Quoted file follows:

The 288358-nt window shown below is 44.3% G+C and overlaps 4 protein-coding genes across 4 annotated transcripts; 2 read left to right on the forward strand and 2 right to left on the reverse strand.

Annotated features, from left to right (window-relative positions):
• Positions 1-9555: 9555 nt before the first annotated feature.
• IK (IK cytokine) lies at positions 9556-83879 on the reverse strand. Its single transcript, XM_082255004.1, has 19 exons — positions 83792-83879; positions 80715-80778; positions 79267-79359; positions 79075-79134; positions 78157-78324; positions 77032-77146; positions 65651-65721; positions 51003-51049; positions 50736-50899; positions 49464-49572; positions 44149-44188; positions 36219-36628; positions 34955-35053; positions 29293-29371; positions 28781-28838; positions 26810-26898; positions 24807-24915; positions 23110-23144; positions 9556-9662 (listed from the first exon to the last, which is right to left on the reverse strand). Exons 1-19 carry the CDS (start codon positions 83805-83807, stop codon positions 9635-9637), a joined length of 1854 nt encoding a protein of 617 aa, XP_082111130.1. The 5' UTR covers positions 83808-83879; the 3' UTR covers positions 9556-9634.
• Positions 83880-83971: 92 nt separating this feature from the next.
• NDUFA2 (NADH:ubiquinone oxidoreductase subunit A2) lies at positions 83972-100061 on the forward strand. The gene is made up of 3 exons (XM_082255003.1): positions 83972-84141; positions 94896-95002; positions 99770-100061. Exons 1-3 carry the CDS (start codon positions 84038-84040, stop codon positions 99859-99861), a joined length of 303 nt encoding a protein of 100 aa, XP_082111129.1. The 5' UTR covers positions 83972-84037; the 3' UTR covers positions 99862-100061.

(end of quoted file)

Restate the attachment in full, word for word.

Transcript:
The 288358-nt window shown below is 44.3% G+C and overlaps 4 protein-coding genes across 4 annotated transcripts; 2 read left to right on the forward strand and 2 right to left on the reverse strand.

Annotated features, from left to right (window-relative positions):
• Positions 1-9555: 9555 nt before the first annotated feature.
• IK (IK cytokine) lies at positions 9556-83879 on the reverse strand. Its single transcript, XM_082255004.1, has 19 exons — positions 83792-83879; positions 80715-80778; positions 79267-79359; positions 79075-79134; positions 78157-78324; positions 77032-77146; positions 65651-65721; positions 51003-51049; positions 50736-50899; positions 49464-49572; positions 44149-44188; positions 36219-36628; positions 34955-35053; positions 29293-29371; positions 28781-28838; positions 26810-26898; positions 24807-24915; positions 23110-23144; positions 9556-9662 (listed from the first exon to the last, which is right to left on the reverse strand). Exons 1-19 carry the CDS (start codon positions 83805-83807, stop codon positions 9635-9637), a joined length of 1854 nt encoding a protein of 617 aa, XP_082111130.1. The 5' UTR covers positions 83808-83879; the 3' UTR covers positions 9556-9634.
• Positions 83880-83971: 92 nt separating this feature from the next.
• NDUFA2 (NADH:ubiquinone oxidoreductase subunit A2) lies at positions 83972-100061 on the forward strand. The gene is made up of 3 exons (XM_082255003.1): positions 83972-84141; positions 94896-95002; positions 99770-100061. Exons 1-3 carry the CDS (start codon positions 84038-84040, stop codon positions 99859-99861), a joined length of 303 nt encoding a protein of 100 aa, XP_082111129.1. The 5' UTR covers positions 83972-84037; the 3' UTR covers positions 99862-100061.